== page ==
Romance of the Three Kingdoms XIII5th July, 2016 (Western Release)
PC version reviewed. Copy provided by publisher.
Games like this put me in a bit of an awkward position. I’ve consumed so much about the Three Kingdoms period of history that it’s almost silly. I’ve played almost every game in Three Kingdoms series. As well as those, there are countless alternate games based on the era (Dynasty Warriors and Kessen as examples). I’ve read the translated, unabridged, novel. I’ve even watched the 1990’s Chinese TV series, as well as other films, shows and animé.
Needless to say, I’m a huge fan of the franchise. I know possibly too much about the period of history it takes place in. As a result of this, I’ve naturally come into this game wanting to like it, more so than I normally would. What comes as a big surprise, now, is that I’m left feeling deflated.
This isn’t to say that RotK XIII is bad. I’ve found myself engrossed in the game, so this is still certainly gripping and fun. The problem is that where Nobunaga’s Ambition has made excellent strides forward, Three Kingdoms has stagnated. It has even moved back in areas. The reason for this is a lack of focus. Previous Three Kingdoms games always featured a focus on either role playing or strategy. RotK VIII, for example, was primarily one of role playing and the detailed aspects of character development. The actions you could take to build relationships and develop the world were huge. XI, on the other hand, was one where strategy played the key part. Giving you increased options in war, the movement and actions of your units and development of traps, camps and more. Each system had their clear benefits and negatives, but still made for great games.
Where Romance of the Three Kingdoms XIII has failed is from Koei attempting to give this release both aspects. Reintroduced from RotK X are the RPG mechanics. Instead of controlling the force as a whole, you control just a single character. Your rank then determines the influence you have over other characters’ actions, a higher rank letting you set tasks. I prefer to work my way up from the bottom, following orders and gaining ranks through being the dutiful officer. Eventually either becoming the leaders right-hand man, or leaving and creating your very own force.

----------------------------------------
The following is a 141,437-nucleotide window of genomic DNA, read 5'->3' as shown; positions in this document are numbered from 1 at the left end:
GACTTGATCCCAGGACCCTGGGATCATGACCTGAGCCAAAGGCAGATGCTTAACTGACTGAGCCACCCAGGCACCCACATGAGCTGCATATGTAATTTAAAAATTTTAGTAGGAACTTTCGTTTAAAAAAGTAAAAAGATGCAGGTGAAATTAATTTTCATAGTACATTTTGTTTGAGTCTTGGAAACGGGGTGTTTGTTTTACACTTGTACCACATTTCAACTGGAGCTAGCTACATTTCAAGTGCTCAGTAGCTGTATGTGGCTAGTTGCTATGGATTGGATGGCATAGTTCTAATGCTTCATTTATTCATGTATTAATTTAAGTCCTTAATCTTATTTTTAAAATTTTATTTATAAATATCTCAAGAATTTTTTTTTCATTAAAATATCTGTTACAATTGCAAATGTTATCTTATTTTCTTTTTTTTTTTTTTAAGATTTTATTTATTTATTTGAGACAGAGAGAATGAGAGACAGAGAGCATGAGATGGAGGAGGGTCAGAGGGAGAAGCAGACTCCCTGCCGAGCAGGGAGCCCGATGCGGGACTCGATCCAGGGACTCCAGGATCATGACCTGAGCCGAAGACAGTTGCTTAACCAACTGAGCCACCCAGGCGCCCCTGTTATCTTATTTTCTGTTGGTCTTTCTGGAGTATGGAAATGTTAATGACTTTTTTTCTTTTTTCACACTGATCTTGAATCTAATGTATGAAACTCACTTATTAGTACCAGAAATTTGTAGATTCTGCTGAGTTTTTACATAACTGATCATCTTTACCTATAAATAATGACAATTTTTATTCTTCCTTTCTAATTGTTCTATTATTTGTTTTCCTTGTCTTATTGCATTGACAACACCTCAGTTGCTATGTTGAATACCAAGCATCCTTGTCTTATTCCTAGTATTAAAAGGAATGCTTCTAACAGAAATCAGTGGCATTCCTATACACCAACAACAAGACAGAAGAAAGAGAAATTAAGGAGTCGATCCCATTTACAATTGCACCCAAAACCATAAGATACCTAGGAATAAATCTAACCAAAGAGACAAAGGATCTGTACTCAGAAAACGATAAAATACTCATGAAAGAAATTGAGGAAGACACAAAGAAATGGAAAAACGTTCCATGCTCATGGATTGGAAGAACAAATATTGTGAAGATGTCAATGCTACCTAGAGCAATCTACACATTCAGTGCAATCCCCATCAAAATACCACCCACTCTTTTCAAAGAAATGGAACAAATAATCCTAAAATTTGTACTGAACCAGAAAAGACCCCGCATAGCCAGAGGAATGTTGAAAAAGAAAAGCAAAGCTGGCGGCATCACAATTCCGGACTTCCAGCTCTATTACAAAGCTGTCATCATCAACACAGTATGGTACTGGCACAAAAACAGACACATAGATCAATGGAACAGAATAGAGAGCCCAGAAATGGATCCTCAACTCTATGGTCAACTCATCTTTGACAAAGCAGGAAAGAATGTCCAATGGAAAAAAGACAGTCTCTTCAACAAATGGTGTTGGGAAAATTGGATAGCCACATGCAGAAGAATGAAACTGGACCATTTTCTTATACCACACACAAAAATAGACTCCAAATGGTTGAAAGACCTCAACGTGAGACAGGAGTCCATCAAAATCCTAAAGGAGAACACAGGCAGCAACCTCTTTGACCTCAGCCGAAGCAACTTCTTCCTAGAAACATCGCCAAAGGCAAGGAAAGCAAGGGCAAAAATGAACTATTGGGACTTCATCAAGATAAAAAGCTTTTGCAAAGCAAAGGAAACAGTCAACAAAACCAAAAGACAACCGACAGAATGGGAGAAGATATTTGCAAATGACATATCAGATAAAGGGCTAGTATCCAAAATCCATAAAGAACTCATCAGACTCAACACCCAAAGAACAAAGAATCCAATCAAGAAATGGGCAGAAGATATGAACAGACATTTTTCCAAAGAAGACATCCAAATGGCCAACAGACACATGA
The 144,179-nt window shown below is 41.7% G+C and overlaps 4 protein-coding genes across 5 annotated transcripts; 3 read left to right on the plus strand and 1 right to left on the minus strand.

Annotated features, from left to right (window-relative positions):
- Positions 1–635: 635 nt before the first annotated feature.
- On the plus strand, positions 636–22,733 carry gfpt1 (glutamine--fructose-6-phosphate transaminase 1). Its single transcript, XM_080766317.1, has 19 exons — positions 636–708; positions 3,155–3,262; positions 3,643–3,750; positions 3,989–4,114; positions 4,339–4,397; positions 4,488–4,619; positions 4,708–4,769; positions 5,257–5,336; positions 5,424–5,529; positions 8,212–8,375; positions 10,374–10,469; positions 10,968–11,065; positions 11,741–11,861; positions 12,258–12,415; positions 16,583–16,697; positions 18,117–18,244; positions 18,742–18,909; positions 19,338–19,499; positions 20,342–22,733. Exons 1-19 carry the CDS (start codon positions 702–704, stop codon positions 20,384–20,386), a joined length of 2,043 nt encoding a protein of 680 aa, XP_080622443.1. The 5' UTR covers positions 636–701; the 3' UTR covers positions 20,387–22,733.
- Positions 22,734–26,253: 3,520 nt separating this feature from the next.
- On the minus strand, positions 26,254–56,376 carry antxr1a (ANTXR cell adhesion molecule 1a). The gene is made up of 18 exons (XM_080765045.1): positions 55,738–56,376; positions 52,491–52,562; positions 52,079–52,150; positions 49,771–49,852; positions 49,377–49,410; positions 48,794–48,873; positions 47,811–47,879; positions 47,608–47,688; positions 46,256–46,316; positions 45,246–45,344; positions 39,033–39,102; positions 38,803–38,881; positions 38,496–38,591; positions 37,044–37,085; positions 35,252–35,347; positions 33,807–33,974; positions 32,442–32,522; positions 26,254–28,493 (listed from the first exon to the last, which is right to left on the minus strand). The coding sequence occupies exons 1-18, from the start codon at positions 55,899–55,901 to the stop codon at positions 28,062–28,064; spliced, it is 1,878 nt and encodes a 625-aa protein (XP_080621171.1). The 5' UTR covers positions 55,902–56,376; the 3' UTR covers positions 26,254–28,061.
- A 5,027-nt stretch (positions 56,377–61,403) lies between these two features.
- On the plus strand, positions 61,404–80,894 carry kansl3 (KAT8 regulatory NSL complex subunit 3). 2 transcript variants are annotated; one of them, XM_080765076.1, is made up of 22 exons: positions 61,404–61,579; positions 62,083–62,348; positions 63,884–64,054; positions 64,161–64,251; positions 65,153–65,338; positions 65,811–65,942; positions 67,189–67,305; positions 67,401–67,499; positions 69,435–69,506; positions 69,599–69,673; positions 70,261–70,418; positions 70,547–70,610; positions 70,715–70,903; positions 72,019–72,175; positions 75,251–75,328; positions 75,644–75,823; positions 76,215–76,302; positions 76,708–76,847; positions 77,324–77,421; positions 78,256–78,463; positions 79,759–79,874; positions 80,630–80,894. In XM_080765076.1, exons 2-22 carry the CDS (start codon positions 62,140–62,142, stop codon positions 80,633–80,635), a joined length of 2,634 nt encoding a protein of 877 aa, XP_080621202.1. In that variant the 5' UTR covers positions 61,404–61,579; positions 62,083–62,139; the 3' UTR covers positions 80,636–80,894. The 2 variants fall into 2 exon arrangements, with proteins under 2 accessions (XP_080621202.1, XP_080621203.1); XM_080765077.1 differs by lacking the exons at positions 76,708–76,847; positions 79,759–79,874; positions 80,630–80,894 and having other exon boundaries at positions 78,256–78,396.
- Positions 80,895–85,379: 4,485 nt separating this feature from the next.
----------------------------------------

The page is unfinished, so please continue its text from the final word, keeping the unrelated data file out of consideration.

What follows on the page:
All of this has made a return, albeit simplistic in some aspects. As in previous versions, one major goal you should have is to build up personal friendships and alliances. This is done through helping a character, throwing a banquet or simply giving gifts. Buying items to give to a character is simple. Use your personal funds, gained through quests, or from your wage if part of a force, to buy items. Find the officer you want to speak to and just give them the gifts. Sadly the useful items, offering stat boosts, abilities and more, have disappeared for generic treasure, alcohol, armor or tomes.
Even just helping to develop a city develop has been reduced to an afterthought. Each city has three measures of growth, which are Commerce, Farming and Culture. Further factors such as fealty, which increases the number of available troops, as well as the training level of the three unit types are also trained from city to city. The issue is that unless you are part of a force, and a specific task is given for you to develop something in particular, this is all locked away.
It’s possibly unfair to keep comparing this to a previous game that focused primarily on the role playing aspects. What is on offer here still gives you an extensive amount to do, particularly so with the inclusion of more detailed duel and debate minigames. These both offer a twist on the rock-paper-scissors method, while also challenging you to manage energy to allow for the better attacks to be used. Adding in the fact that there’s a move limit, rather than it being first to beat the other down, makes it more tactical than ever before.
There’s no shortage of options once you’ve joined a force and worked your way into a position of command, particularly as that of a faction leader or high-ranking minister. Ranging from diplomacy to development, even something as simple as moving gold and supplies around, you’ll be giving the commands and watching your cities grow. This is more so the case when they reach a certain point of development and you choose from two of four areas of technology to specialize in. It all leads up to the deciding aspect of the era. War.